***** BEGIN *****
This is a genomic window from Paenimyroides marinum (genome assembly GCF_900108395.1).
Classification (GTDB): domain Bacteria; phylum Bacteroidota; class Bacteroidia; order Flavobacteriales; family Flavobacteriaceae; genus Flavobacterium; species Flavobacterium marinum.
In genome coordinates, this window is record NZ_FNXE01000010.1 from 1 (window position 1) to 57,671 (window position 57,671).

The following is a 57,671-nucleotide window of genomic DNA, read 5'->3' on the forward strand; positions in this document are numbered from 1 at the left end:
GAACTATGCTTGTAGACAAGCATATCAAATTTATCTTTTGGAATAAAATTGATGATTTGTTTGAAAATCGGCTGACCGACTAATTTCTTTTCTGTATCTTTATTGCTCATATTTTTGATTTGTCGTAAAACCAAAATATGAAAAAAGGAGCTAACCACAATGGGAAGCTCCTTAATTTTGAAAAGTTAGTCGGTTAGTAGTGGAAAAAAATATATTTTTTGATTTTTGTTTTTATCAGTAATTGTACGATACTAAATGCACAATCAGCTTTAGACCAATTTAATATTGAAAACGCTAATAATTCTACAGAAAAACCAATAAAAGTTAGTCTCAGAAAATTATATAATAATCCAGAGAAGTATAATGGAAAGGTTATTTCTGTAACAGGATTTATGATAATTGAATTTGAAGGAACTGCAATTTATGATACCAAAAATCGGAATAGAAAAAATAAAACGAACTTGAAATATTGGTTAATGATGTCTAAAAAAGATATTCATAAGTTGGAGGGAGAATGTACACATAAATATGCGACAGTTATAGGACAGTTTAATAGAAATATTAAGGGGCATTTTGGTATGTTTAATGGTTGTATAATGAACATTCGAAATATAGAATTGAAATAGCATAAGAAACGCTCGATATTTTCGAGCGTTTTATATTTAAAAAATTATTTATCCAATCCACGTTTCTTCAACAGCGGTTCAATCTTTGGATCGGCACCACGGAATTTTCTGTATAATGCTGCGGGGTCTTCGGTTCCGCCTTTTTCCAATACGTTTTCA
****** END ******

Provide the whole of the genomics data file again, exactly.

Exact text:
This is a genomic window from Paenimyroides marinum (genome assembly GCF_900108395.1).
Classification (GTDB): domain Bacteria; phylum Bacteroidota; class Bacteroidia; order Flavobacteriales; family Flavobacteriaceae; genus Flavobacterium; species Flavobacterium marinum.
In genome coordinates, this window is record NZ_FNXE01000010.1 from 1 (window position 1) to 57,671 (window position 57,671).

The following is a 57,671-nucleotide window of genomic DNA, read 5'->3' on the forward strand; positions in this document are numbered from 1 at the left end:
GAACTATGCTTGTAGACAAGCATATCAAATTTATCTTTTGGAATAAAATTGATGATTTGTTTGAAAATCGGCTGACCGACTAATTTCTTTTCTGTATCTTTATTGCTCATATTTTTGATTTGTCGTAAAACCAAAATATGAAAAAAGGAGCTAACCACAATGGGAAGCTCCTTAATTTTGAAAAGTTAGTCGGTTAGTAGTGGAAAAAAATATATTTTTTGATTTTTGTTTTTATCAGTAATTGTACGATACTAAATGCACAATCAGCTTTAGACCAATTTAATATTGAAAACGCTAATAATTCTACAGAAAAACCAATAAAAGTTAGTCTCAGAAAATTATATAATAATCCAGAGAAGTATAATGGAAAGGTTATTTCTGTAACAGGATTTATGATAATTGAATTTGAAGGAACTGCAATTTATGATACCAAAAATCGGAATAGAAAAAATAAAACGAACTTGAAATATTGGTTAATGATGTCTAAAAAAGATATTCATAAGTTGGAGGGAGAATGTACACATAAATATGCGACAGTTATAGGACAGTTTAATAGAAATATTAAGGGGCATTTTGGTATGTTTAATGGTTGTATAATGAACATTCGAAATATAGAATTGAAATAGCATAAGAAACGCTCGATATTTTCGAGCGTTTTATATTTAAAAAATTATTTATCCAATCCACGTTTCTTCAACAGCGGTTCAATCTTTGGATCGGCACCACGGAATTTTCTGTATAATGCTGCGGGGTCTTCGGTTCCGCCTTTTTCCAATACGTTTTCA